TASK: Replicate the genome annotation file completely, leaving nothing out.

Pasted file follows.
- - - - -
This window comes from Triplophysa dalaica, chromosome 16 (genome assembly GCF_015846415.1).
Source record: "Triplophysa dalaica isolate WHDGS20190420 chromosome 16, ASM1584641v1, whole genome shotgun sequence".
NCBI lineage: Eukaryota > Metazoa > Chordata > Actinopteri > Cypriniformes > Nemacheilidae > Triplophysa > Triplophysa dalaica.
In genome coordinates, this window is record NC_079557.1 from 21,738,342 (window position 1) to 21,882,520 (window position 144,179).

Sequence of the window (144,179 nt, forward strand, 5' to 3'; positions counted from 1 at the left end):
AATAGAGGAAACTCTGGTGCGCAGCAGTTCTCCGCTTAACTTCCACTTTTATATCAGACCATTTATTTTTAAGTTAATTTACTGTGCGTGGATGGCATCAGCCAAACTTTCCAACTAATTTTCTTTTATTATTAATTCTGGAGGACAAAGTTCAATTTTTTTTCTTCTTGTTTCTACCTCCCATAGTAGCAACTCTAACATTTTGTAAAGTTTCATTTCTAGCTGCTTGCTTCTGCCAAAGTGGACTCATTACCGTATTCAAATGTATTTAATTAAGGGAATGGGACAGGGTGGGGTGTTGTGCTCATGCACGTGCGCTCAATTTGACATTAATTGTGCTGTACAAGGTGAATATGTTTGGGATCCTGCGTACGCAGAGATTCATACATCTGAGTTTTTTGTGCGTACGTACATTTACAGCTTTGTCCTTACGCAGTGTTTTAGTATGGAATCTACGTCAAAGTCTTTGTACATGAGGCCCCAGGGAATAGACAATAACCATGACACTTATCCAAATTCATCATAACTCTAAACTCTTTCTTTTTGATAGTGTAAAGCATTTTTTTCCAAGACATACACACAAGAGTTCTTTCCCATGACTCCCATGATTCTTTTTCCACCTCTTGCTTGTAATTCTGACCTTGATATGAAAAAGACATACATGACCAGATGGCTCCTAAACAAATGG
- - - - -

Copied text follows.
This window comes from Triplophysa dalaica, chromosome 16 (genome assembly GCF_015846415.1).
Source record: "Triplophysa dalaica isolate WHDGS20190420 chromosome 16, ASM1584641v1, whole genome shotgun sequence".
NCBI lineage: Eukaryota > Metazoa > Chordata > Actinopteri > Cypriniformes > Nemacheilidae > Triplophysa > Triplophysa dalaica.
In genome coordinates, this window is record NC_079557.1 from 21,738,342 (window position 1) to 21,882,520 (window position 144,179).

Sequence of the window (144,179 nt, forward strand, 5' to 3'; positions counted from 1 at the left end):
AATAGAGGAAACTCTGGTGCGCAGCAGTTCTCCGCTTAACTTCCACTTTTATATCAGACCATTTATTTTTAAGTTAATTTACTGTGCGTGGATGGCATCAGCCAAACTTTCCAACTAATTTTCTTTTATTATTAATTCTGGAGGACAAAGTTCAATTTTTTTTCTTCTTGTTTCTACCTCCCATAGTAGCAACTCTAACATTTTGTAAAGTTTCATTTCTAGCTGCTTGCTTCTGCCAAAGTGGACTCATTACCGTATTCAAATGTATTTAATTAAGGGAATGGGACAGGGTGGGGTGTTGTGCTCATGCACGTGCGCTCAATTTGACATTAATTGTGCTGTACAAGGTGAATATGTTTGGGATCCTGCGTACGCAGAGATTCATACATCTGAGTTTTTTGTGCGTACGTACATTTACAGCTTTGTCCTTACGCAGTGTTTTAGTATGGAATCTACGTCAAAGTCTTTGTACATGAGGCCCCAGGGAATAGACAATAACCATGACACTTATCCAAATTCATCATAACTCTAAACTCTTTCTTTTTGATAGTGTAAAGCATTTTTTTCCAAGACATACACACAAGAGTTCTTTCCCATGACTCCCATGATTCTTTTTCCACCTCTTGCTTGTAATTCTGACCTTGATATGAAAAAGACATACATGACCAGATGGCTCCTAAACAAATGG